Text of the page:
–  having regard to Article 290 of the Treaty on the Functioning of the European Union,

–  having regard to Regulation (EU) 2015/2365 of the European Parliament and of the Council of 25 November 2015 on transparency of securities financing transactions and of reuse, and in particular Articles 2(4) and 30(5) thereof(1),

–  having regard to the recommendation for a decision of the Committee on Economic and Monetary Affairs,

–  having regard to Rule 105(6) of its Rules of Procedure,

A.  whereas the delegated act contains important amendments to ensure that the United Kingdom central bank and public bodies charged with, or intervening in, the management of the public debt will be exempted from the reporting obligation under Article 4 and the reuse transparency requirements under Article 15 of Regulation (EU) 2015/2365;

B.  whereas Parliament recognises the importance of a swift adoption of this act in order to ensure the preparedness of the European Union in the event of a withdrawal of the United Kingdom from the Union without a withdrawal agreement;

1.  Declares that it has no objections to the delegated regulation;

2.  Instructs its President to forward this decision to the Council and the Commission.

(1) OJ L 337, 23.12.2015, p. 1.


Non-objection to a delegated act amending Regulation (EU) No 648/2012 of the European Parliament and of the Council with regard to the list of exempted entities
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European Parliament decision to raise no objections to the Commission delegated regulation of 30 January 2019 amending Regulation (EU) No 648/2012 of the European Parliament and of the Council with regard to the list of exempted entities (C(2019)00791 – 2019/2549(DEA))
P8_TA-PROV(2019)0161B8-0145/2019

The European Parliament,

–  having regard to the Commission delegated regulation (C(2019)00791),

–  having regard to the Commission’s letter of 30 January 2019 asking Parliament to declare that it will raise no objections to the delegated regulation,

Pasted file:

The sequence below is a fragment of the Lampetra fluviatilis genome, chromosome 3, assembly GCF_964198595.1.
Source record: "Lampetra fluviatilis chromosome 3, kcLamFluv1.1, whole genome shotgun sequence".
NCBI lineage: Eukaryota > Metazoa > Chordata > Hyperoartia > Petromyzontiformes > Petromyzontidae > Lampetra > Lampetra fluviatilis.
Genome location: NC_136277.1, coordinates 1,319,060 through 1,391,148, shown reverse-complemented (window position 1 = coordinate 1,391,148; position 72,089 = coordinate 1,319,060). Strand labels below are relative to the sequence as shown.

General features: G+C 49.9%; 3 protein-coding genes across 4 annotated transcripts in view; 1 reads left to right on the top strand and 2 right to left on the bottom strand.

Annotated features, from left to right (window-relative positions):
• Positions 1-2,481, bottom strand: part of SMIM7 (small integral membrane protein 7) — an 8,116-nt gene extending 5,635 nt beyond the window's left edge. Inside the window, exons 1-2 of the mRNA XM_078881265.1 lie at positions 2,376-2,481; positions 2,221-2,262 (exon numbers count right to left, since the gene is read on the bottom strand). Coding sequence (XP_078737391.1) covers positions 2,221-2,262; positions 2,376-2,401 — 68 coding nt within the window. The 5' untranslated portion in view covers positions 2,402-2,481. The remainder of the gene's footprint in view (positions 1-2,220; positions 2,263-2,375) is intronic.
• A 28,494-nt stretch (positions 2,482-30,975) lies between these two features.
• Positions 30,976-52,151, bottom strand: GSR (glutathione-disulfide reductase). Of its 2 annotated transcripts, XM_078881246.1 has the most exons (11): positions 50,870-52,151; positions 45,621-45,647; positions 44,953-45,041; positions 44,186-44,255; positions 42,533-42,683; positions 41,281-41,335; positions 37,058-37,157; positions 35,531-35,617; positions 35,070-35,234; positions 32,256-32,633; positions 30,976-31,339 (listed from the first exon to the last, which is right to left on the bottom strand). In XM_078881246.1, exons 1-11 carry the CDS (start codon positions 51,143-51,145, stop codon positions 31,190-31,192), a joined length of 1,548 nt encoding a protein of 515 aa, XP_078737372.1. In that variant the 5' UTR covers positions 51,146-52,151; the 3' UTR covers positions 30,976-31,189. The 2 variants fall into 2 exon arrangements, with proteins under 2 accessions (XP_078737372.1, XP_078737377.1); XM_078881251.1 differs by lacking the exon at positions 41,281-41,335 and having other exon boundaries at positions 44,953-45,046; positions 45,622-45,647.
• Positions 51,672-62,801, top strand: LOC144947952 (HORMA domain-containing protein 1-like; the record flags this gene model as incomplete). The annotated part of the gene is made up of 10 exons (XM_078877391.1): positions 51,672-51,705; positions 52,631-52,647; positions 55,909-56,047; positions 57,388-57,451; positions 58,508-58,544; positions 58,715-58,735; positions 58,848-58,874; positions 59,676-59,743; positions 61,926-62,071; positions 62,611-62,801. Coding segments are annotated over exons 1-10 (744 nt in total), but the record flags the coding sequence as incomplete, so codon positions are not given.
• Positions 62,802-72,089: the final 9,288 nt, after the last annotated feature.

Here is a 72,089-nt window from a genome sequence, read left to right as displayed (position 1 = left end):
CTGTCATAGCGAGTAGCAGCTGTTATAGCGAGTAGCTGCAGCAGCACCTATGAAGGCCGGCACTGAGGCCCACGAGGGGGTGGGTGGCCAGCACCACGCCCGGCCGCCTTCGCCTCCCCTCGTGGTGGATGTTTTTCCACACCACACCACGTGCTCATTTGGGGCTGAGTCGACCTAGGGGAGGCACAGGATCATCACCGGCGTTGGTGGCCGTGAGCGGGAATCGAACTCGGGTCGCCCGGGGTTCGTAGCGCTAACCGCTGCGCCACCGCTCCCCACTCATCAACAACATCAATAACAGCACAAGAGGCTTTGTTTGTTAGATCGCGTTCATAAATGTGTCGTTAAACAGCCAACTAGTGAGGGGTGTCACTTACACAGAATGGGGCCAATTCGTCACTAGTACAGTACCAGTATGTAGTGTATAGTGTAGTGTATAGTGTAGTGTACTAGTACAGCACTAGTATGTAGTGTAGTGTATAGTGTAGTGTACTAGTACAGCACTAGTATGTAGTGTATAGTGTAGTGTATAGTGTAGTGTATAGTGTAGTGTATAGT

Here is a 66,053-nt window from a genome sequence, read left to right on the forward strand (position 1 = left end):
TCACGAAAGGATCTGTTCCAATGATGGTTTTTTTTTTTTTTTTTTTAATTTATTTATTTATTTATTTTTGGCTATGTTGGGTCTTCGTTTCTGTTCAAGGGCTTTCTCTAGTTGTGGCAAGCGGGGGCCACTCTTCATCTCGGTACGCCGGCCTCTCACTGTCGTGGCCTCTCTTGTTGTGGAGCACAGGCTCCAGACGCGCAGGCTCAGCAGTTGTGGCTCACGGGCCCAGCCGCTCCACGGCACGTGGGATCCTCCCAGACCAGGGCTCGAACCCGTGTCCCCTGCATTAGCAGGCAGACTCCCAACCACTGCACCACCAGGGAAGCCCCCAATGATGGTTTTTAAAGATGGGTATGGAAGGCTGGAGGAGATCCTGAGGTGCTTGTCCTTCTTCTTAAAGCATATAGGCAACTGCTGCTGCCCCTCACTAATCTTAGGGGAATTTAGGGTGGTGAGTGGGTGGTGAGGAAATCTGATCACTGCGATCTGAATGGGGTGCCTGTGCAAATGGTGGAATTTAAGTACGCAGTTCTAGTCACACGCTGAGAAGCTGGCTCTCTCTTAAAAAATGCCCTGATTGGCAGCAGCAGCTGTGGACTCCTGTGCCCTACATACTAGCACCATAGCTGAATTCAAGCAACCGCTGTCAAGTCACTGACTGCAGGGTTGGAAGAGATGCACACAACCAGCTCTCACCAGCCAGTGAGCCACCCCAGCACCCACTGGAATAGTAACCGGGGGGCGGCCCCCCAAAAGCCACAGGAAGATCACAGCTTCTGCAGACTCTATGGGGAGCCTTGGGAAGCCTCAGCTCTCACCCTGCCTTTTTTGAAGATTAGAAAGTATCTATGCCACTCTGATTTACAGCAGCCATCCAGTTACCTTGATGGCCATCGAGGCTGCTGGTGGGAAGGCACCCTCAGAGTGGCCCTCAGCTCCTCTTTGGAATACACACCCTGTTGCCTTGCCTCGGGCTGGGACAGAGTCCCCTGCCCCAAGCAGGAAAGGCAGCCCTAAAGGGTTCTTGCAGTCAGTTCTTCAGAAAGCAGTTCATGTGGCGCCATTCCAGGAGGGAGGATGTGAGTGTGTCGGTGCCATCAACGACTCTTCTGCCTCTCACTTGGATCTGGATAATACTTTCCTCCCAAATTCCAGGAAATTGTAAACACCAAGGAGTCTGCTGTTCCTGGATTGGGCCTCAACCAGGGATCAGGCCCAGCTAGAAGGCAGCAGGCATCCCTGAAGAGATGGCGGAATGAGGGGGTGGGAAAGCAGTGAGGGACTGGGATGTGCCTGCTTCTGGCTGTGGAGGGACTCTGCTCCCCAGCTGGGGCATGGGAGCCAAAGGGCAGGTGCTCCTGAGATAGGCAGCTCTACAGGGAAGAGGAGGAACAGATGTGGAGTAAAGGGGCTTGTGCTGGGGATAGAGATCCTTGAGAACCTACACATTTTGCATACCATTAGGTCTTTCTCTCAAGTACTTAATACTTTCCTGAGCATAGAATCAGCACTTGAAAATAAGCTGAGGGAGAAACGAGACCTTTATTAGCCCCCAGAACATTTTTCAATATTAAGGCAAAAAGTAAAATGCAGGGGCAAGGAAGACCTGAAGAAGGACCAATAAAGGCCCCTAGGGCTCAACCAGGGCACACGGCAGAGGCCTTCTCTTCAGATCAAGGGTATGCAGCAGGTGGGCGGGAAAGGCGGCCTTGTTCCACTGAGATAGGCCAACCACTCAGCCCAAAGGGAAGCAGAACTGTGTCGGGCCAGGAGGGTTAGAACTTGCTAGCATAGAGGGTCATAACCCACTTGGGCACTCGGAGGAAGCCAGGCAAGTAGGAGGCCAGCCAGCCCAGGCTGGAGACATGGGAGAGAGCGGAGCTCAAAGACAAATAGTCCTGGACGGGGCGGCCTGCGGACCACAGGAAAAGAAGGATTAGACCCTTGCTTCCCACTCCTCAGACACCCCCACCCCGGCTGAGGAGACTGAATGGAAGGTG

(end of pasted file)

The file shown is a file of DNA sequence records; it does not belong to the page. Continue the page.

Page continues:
–  having regard to the letter from the Committee on Economic and Monetary Affairs to the Chair of the Conference of Committee Chairs of 21 February 2019,

–  having regard to Article 290 of the Treaty on the Functioning of the European Union,

–  having regard to Regulation (EU) No 648/2012 of the European Parliament and of the Council of 4 July 2012 on OTC derivatives, central counterparties and trade repositories(1), and in particular Articles 1(6) and 82(6) thereof,

–  having regard to the recommendation for a decision of the Committee on Economic and Monetary Affairs,

–  having regard to Rule 105(6) of its Rules of Procedure,

A.  whereas the delegated act contains important amendments to ensure that the United Kingdom central bank and public bodies charged with or intervening in the management of the public debt will be exempted from the clearing and reporting requirements and the requirement to apply risk-mitigation techniques to non-cleared transactions laid down in Regulation (EU) No 648/2012;

B.  whereas Parliament recognises the importance of a swift adoption of this act in order to ensure the preparedness of the European Union in the event of a withdrawal of the United Kingdom from the Union without a withdrawal agreement;

1.  Declares that it has no objections to the delegated regulation;

2.  Instructs its President to forward this decision to the Council and the Commission.

(1) OJ L 201, 27.7.2012, p. 1.


Non-objection to a delegated act: exemption of the Bank of England and the United Kingdom Debt Management Office from the scope of Regulation (EU) No 596/2014
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European Parliament decision to raise no objections to the Commission delegated regulation of 30 January 2019 amending Delegated Regulation (EU) 2016/522 as regards the exemption of the Bank of England and the United Kingdom Debt Management Office from the scope of Regulation (EU) No 596/2014 (C(2019)00792 – 2019/2550(DEA))